Format

Send to

Choose Destination
J Strength Cond Res. 2009 May;23(3):863-7. doi: 10.1519/JSC.0b013e3181a00c67.

Acute effects of passive static stretching during warm-up on driver clubhead speed, distance, accuracy, and consistent ball contact in young male competitive golfers.

Author information

1
Department of Kinesiology & Health Science, Human Performance Laboratory, Stephen F Austin State University, Nacogdoches, Texas, USA. jgergley@sfasu.edu

Abstract

This investigation was conducted to determine the effect of 2 different warm-up treatments on clubhead speed, distance, accuracy, and consistent ball contact in 15 young male competitive golfers. Two supervised warm-up treatments, an active dynamic warm-up with golf clubs (AD) and a 20-minute total-body passive static stretching routine plus an identical AD warm-up (SS), were applied before each performance testing session using a counterbalanced design on nonconsecutive days. Immediately after each warm-up treatment, subjects were instructed to hit 10 full-swing golf shots with their driver after their normal preshot routine, with 1 minute of rest between trials. Significant (p < 0.05) decreases in clubhead speed (-4.19%), distance (-5.62%), accuracy (-31.04%), and consistent ball contact (-16.34%) were observed. Theoretical explanations for this acute decrease in performance include a more compliant muscle tendon unit, decreased neuromuscular reflex sensitivity, and neural inhibition attributable to the SS treatment. The results of this inquiry strongly suggest that a total-body passive static stretching routine should be avoided before practice or competition in favor of a gradual, active dynamic with golf clubs.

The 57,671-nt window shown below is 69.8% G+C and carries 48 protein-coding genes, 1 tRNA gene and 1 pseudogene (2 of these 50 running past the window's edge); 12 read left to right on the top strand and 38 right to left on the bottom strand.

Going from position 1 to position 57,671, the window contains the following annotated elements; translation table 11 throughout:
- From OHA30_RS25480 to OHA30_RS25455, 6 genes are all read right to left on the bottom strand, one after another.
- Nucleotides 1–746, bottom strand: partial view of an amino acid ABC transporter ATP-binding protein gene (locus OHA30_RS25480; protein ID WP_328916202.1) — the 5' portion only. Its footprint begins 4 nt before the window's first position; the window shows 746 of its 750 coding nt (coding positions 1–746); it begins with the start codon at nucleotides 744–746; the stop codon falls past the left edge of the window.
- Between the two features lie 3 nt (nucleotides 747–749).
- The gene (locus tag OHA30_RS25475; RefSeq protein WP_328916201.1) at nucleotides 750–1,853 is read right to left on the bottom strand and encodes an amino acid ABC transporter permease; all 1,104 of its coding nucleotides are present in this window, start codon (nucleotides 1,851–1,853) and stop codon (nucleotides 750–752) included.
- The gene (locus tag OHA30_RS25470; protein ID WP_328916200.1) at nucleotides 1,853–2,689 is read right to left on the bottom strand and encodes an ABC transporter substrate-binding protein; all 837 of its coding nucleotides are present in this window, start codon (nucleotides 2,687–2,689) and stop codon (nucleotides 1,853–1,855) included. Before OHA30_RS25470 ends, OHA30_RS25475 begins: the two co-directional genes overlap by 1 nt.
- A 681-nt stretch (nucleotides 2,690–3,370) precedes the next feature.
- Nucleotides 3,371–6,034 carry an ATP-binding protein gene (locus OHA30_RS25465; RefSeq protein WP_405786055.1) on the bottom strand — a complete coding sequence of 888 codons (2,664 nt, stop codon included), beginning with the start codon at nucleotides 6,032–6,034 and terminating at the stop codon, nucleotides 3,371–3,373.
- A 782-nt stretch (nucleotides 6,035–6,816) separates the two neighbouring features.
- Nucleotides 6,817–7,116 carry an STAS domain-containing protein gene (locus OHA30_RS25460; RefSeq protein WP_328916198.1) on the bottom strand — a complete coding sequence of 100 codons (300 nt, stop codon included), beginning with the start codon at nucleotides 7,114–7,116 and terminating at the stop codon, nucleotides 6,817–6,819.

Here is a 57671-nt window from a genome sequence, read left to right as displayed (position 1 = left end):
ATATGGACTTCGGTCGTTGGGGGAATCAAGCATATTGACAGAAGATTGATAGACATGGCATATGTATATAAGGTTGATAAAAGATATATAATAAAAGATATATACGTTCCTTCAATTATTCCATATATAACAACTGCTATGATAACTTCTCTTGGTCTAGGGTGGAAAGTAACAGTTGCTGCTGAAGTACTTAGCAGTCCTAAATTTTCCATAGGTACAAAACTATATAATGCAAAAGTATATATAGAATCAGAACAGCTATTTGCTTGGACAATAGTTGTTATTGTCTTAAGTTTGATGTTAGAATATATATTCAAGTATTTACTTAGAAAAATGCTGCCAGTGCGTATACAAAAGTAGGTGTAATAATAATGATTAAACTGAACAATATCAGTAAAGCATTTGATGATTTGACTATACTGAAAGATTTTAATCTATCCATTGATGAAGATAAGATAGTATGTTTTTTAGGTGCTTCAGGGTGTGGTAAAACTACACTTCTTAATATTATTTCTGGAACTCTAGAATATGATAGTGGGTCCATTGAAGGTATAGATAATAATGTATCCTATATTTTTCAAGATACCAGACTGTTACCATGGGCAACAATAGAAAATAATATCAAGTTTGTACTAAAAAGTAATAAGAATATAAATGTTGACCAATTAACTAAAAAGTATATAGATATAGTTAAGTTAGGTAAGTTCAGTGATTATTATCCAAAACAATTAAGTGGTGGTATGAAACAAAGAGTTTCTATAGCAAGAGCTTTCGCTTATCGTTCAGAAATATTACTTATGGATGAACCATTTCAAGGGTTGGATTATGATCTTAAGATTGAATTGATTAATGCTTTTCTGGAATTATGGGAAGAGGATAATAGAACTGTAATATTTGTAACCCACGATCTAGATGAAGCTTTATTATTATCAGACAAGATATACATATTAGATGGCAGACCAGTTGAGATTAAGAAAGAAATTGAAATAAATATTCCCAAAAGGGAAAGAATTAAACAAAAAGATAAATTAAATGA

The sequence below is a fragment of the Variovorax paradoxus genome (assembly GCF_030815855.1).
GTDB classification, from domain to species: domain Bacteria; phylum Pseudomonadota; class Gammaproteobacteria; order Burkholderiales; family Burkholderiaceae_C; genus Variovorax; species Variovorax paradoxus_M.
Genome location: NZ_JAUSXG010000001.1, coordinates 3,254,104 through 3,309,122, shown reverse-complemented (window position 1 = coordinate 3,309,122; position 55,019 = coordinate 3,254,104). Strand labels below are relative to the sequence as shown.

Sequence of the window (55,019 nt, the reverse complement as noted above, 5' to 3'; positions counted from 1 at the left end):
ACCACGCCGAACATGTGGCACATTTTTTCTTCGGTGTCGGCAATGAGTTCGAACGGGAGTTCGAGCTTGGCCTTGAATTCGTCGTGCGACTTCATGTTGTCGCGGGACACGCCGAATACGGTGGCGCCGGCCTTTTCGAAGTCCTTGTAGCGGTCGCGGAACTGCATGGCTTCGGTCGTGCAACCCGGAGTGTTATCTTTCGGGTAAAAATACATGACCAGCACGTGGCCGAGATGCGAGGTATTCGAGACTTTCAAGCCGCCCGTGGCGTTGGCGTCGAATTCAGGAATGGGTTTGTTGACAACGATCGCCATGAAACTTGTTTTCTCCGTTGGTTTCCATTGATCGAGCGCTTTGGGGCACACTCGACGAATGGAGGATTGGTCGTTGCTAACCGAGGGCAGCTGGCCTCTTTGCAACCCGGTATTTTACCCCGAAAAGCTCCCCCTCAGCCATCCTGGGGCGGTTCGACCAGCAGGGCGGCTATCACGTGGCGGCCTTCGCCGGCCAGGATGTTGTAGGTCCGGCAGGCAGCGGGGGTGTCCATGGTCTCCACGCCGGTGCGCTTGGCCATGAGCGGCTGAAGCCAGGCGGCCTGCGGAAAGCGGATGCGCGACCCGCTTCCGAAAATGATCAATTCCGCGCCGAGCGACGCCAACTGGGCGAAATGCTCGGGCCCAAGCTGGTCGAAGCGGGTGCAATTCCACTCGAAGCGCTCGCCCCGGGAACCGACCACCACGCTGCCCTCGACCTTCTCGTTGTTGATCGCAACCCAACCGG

PMID:
19387392
DOI:
10.1519/JSC.0b013e3181a00c67
[Indexed for MEDLINE]

Supplemental Content

Full text links

Icon for Wolters Kluwer
Loading ...
Support Center